After digging out from one of the biggest snowfalls this season, Minnesotans are waking up to delayed school starts, canceled airline flights, slick roads and a nasty morning commute.
At 4 a.m. Friday, the Minnesota Department of Transportation classified metro area highways as hazardous, which means no travel is advised. Many roads remained closed in southern Minnesota, including southbound I-35 from Owatonna to the Iowa border.
Metro area commuters will find travel difficult, according to traffic reports. Some roads still will be snow-covered and gusty winds are hampering visibility.
“People need to leave early and take their time,” said MnDOT spokesman Kevin Gutknecht.
The brunt of the storm hit late Thursday afternoon, snarling traffic, closing afternoon and evening school activities, canceling some evening college classes and prompting a string of snow emergencies across the metro area.
The storm dumped 10 inches or more of heavy, backbreaking snow in some areas of the west metro and close to a foot in the east metro, according to the National Weather Service. Among the totals, inches: Dayton, 11; Maplewood 11; Chanhassen, 8.6; Minneapolis-St. Paul International Airport, 8.4.
The biggest snow amounts were recorded in northeastern Minnesota, with more than 13 inches in Chisholm, nearly 15 inches in Holyoke and more than 17 inches in Lake Nichols.
Snow continued to fall throughout much of the state overnight, making already treacherous roadways even more dangerous. While motorists slid, power lines and tree limbs began falling under the weight of the heavy snow.
Nearly 28,000 metro area customers of Xcel Energy and 400 of Dakota Electric were without power for several hours overnight, as workers were hampered by the weather in making repairs.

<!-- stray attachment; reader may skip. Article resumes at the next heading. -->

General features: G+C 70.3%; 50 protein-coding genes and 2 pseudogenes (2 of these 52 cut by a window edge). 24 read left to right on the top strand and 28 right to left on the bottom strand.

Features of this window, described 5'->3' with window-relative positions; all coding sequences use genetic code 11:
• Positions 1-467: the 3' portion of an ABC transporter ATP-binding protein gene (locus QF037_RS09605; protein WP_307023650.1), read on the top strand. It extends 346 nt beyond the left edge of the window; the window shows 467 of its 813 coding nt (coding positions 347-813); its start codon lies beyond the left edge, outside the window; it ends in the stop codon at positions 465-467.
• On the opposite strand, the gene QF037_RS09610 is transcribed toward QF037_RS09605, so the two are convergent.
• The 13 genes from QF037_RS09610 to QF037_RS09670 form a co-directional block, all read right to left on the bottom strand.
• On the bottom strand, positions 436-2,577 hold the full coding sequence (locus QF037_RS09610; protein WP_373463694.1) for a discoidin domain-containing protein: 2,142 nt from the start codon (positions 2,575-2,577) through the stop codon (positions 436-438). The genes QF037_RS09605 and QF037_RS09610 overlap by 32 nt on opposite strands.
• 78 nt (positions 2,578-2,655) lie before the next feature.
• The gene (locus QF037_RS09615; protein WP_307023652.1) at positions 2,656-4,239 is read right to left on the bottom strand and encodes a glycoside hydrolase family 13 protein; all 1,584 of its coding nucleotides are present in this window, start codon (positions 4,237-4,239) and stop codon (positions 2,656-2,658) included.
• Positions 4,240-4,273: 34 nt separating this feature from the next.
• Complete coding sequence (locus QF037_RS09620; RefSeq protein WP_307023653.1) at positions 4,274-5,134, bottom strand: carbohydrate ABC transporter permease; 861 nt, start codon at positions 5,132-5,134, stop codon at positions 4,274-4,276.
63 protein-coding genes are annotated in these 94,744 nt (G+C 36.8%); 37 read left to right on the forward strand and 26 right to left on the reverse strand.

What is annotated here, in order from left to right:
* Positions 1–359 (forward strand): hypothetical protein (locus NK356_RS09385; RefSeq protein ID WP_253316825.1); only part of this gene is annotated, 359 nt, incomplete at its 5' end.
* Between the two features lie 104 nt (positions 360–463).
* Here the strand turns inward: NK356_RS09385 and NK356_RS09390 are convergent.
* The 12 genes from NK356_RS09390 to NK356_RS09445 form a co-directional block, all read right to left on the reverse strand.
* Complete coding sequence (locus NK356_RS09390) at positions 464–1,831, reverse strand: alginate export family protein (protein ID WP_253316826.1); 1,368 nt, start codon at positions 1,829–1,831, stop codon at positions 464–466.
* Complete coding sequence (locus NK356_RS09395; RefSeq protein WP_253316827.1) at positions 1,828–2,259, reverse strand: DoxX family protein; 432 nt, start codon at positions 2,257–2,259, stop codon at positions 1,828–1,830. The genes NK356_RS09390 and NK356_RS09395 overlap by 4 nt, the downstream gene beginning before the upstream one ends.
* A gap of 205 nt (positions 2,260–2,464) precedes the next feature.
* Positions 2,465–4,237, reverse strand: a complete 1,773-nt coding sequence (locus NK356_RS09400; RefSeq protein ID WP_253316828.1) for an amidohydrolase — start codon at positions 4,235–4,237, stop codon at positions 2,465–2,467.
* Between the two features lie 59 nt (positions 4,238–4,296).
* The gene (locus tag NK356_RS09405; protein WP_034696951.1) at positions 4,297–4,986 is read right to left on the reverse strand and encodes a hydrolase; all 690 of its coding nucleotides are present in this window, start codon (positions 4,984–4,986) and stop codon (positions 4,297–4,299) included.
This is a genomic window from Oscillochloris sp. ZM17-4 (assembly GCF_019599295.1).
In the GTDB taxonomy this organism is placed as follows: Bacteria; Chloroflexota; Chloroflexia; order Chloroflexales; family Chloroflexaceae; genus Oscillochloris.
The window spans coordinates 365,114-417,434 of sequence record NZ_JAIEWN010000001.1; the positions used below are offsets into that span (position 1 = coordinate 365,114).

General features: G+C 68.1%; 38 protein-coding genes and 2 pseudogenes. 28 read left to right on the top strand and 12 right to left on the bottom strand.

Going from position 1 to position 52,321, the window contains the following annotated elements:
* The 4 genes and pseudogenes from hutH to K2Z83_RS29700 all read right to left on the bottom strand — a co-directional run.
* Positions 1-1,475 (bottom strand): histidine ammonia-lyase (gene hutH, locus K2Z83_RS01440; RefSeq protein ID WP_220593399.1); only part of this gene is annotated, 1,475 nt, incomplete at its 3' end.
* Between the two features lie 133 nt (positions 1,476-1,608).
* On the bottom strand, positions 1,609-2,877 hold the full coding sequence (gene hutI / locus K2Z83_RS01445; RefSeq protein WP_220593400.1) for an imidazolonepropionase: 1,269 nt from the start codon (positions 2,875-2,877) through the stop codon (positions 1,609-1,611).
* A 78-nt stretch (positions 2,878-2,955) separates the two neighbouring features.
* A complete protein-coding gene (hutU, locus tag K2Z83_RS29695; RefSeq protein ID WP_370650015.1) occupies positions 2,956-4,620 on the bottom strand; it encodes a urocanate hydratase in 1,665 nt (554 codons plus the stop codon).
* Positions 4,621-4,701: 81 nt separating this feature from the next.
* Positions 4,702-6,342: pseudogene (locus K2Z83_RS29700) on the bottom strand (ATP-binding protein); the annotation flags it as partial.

More outages could occur as the winds increase, Xcel spokeswoman Patti Nystuen said. “We’ve been planning for this and have extra crews ready,” she said.
At 12:30 a.m. Friday, a statement posted to Dakota Electric's website promised no immediate relief: "Those out of power should be prepared for an outage lasting through the night and into the day on Friday."
The Minnesota State Patrol closed southbound I-35 from Owatonna to the Iowa border shortly after 1 a.m. Friday due to multiple vehicle accidents and stranded vehicles.
The shutdown came at the request of the Iowa Department of Transportation, according to a statement from MnDOT, which warned that motorists caught traveling on closed roads could face fines up to $1,000 or a 90-day jail sentence, or both.
A “no travel” advisory remains in effect for all of southeastern Minnesota because of hazardous driving conditions, including blowing snow, icy patches and reduced visibility. The advisory is for Rice, Steele, Dodge, Mower, Freeborn, Goodhue, Olmsted, Fillmore, Houston, Winona and Wabasha counties.
White-out conditions in the southwest and south-central part of the state forced MnDOT officials to pull plows off some roads Thursday night and advise no travel for motorists.
“I suspect this will be the biggest snowfall of the winter to date,” Star Tribune meteorologist Paul Douglas said. “Plan on significant delays and cancellations Friday morning, with travel slowly improving during the day.”
The State Patrol reported 174 crashes between 2 p.m. and 7:30 p.m. Thursday, including one with a fatality, and nearly 400 vehicles that left the road or spun out.
Late starts for schools
Poll: Do you agree with the NFL decision to deny Adrian Peterson's appeal?